Ernest Gellner's book is a direct response to this post-Cold War intellectual climate. For him the great virtuous innovation of the West against which the absolutism of Marxism could not prevail is 'Civil Society', a historical condition whose creation he describes quite simply as 'a miracle'. It is his intention here to define Civil Society and to assess its chances for the future.
The result of his efforts is a short, dense book that requires careful reading. The negative reason for this is that Gellner's writing does not make things easy. He has a fondness for phrases like technologically-sophisticated productive orientation and an odd way of organising his material that obstructs the development of his argument. The positive reason for reading with care is that this is a book that contains a very great deal of very urgent material.
Gellner is cautious in stalking his definition. Civil Society in its simplest terms is 'that set of diverse non-governmental institutions which is strong enough to counterbalance the state and, while not preventing the state from fulfilling its role of keeper of the peace and arbitrator between major interests, can nevertheless prevent it from dominating and atomizing the rest of society'.
But he is not satisfied with this, because it is a definition that could include many partially despotic societies of the past. The bulk of this book is his attempt to get closer to the distinctive character of modern Civil Society.
The dragons of two non-civil societies have, in the process, to be slain. The first is Islam, a faith and social system that is unique in that it appears to be resisting, indeed rolling back, the worldwide trend towards secularisation. Gellner's analysis of this phenomenon is brief and brilliant.
Marxism, the second dragon, specifically identified Civil Society as a mechanism of oppression. Civil Society had, therefore, to be eliminated in the name of a secular absolutism predicated on a quasi- scientific analysis of history. But this absolutism could not be 'routinized'; it was a pantheistic faith which invaded every aspect of human activity. In the religion of Marxism everything was made sacred by being engaged with the dialectic. There was no space left for the profanities of the human heart and, as a result, it never succeeded in engaging the heart. 'There are few individuals,' comments Gellner, 'who can remain indefinitely in a condition of high exaltation.'
From here Gellner moves forward through liberalism to an image which he regards as central to an understanding of what does work about Civil Society. The image is that of modular furniture. A unit in modular furniture is always at home although it can fit in with its neighbours in a variety of different ways. This is the self in Gellner's version of Civil Society - possessed of a variety of attachments, none of which need be rigid, final or absolute. A Mancunian can support Tottenham Hotspur or even AC Milan, he is free of absolute demands from his immediate culture even though, as Gellner insists, he will be defined by that culture. He can celebrate it without denying its fallibility. 'You might say,' he writes engagingly, 'that a real Civil Society is one which does not rechristen all its railway stations and boulevards and issue a new city plan each time the government changes.'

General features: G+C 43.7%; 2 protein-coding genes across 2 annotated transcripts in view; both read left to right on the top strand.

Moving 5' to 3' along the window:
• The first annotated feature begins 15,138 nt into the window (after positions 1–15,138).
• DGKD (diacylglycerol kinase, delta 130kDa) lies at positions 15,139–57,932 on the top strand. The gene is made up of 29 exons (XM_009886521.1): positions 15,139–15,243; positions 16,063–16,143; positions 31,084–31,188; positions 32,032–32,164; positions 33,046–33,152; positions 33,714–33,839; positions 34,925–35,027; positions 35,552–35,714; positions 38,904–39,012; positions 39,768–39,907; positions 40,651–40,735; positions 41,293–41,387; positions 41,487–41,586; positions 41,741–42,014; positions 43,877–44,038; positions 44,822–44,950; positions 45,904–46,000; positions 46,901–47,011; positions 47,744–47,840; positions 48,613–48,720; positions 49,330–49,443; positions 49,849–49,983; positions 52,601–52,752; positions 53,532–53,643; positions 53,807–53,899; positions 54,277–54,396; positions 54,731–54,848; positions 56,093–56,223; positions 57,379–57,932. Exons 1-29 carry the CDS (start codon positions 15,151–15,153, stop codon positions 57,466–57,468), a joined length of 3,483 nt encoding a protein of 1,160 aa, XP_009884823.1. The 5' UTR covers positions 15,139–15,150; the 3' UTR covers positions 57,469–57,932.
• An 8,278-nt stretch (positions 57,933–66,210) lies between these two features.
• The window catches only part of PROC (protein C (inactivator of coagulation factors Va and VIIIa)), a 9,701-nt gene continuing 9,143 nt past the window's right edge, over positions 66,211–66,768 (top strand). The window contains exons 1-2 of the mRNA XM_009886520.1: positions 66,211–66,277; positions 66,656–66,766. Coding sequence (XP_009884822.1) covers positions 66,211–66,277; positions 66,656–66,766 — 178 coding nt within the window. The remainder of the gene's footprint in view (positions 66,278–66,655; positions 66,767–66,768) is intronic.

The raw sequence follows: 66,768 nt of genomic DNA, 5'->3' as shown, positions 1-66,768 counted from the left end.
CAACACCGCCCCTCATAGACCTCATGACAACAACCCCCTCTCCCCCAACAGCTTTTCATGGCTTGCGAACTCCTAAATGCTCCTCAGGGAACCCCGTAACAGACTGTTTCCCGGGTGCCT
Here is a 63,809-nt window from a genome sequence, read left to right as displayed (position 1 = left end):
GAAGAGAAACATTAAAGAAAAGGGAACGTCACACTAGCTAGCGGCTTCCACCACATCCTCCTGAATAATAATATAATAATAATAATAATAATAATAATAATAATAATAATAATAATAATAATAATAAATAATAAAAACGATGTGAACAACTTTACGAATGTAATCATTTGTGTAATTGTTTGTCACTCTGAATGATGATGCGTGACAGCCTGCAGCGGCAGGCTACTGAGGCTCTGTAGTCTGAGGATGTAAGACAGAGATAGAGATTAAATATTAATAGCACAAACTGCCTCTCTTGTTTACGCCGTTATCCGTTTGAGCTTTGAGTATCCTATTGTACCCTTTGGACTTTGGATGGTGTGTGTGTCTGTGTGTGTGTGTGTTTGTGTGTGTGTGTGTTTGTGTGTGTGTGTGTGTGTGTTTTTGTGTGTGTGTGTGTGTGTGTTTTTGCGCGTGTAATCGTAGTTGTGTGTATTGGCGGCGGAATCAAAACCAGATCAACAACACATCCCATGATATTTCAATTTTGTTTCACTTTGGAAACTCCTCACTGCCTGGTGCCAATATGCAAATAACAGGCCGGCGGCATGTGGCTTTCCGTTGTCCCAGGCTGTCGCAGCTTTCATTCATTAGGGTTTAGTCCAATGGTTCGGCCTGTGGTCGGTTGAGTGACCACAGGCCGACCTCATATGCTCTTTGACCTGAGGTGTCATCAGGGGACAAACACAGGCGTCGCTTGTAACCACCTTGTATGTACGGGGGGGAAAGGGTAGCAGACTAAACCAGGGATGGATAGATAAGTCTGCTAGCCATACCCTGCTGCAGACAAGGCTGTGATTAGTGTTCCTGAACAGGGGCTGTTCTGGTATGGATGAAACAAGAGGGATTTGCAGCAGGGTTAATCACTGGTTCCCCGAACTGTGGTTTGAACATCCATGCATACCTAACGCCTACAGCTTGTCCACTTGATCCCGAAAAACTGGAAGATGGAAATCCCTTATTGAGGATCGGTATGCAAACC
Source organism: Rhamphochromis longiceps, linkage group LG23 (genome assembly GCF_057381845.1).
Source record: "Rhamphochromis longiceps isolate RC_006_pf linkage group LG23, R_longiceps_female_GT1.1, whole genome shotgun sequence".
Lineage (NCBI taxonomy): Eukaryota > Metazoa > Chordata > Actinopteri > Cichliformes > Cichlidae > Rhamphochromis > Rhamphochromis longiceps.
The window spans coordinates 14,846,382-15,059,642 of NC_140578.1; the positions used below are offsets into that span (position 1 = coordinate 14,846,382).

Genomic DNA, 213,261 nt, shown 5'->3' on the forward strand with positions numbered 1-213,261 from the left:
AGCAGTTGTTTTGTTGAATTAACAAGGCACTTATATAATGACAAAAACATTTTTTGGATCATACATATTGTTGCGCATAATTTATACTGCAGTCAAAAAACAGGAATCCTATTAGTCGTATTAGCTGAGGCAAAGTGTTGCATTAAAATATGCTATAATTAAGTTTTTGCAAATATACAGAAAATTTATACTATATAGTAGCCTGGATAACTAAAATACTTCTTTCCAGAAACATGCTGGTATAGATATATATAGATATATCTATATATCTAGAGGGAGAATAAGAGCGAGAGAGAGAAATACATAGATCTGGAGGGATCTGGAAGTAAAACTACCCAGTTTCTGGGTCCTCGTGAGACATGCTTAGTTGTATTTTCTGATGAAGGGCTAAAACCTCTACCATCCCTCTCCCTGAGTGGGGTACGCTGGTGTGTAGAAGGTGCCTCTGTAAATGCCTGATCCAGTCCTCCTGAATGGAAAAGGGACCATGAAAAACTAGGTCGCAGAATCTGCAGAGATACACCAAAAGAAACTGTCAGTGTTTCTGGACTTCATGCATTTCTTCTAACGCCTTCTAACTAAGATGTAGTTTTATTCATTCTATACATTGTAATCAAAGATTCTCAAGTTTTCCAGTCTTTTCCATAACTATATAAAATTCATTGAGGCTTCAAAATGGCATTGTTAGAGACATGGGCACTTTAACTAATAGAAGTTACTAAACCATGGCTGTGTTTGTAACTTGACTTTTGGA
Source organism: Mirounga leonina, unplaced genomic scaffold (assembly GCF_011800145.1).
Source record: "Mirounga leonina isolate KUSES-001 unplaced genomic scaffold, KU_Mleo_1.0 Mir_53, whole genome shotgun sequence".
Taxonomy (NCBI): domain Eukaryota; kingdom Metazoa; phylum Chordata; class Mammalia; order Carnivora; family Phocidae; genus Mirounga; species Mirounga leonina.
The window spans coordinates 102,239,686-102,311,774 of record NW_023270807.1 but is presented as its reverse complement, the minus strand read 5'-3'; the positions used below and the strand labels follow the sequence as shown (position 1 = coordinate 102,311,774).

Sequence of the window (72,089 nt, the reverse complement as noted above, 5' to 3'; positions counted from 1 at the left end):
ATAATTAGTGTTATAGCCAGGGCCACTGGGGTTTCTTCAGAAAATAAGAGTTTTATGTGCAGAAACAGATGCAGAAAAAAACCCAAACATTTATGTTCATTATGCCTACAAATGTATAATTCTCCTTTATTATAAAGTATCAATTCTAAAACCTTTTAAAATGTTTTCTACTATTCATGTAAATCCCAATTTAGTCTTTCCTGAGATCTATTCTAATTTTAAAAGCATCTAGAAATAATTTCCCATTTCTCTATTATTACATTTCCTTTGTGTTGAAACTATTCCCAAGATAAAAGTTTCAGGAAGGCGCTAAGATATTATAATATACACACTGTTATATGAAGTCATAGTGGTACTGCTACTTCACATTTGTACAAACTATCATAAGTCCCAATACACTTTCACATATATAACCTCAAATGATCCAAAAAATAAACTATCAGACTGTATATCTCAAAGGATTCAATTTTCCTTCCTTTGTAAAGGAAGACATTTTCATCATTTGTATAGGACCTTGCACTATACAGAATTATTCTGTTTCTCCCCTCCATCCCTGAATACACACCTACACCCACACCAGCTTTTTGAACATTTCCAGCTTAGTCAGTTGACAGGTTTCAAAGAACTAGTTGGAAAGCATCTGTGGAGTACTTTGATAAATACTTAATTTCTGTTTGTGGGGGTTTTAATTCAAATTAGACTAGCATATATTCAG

Modular man knows that the world does not consistently support any one over-arching rationalisation, there is no one justification. As a result - 'Reason leaves almost everything unsettled, and so only irrational pressures can give us a stable and habitable world.' The ways of the culture must be seen to embody a truth even if that truth is not final - 'Men prefer to think of themselves as sinners, rather than to damn the system in which they live . . . We like to accept the universe.'
These strike me as profound and human insights, confronting the essential mysteriousness of our attachments and the unknowable complexity of the cultures and societies which grant us our selfhood. Some may find the irrationality distasteful, but, after the failure of so many rationalisms, there is little serious evidence that can be assembled against Gellner.
Civil Society is, therefore, a miracle, an extraordinarily valuable attainment that succeeds in containing the power of certainty without assaulting - as communism tried and failed to do - the basic human requirement of cultural identity.
The book is reasonably optimistic about the ability of Civil Society to endure. But, in his last paragraph, he raises a problem which, I believe, is more serious than he realises. The nature of our society prevents us from 'terminating the regress of justifications', we cannot elevate Civil Society to the position of absolute because any such move is forbidden by the rules we have made. Put simply: we cannot say we know we are right when confronted with the otherness of Islam over, for example, the Salman Rushdie affair. Gellner's conclusion is to say that 'we cannot overcome this tension, but we can understand why we must suffer it'. On the other hand, pessimists like me would reply, we may succumb to it and suffer a catastrophic loss of confidence in our virtues that will, ultimately, undermine Civil Society.
This is an essential book. It is frequently unclear and the argument is sometimes far too compressed. In detail there is much to disagree with. But, in general, it represents a profound and honest attempt to justify the benign and rather beautiful 'system of illusions' thanks to which, for the moment, the West has won.
(Photograph omitted)Reuse content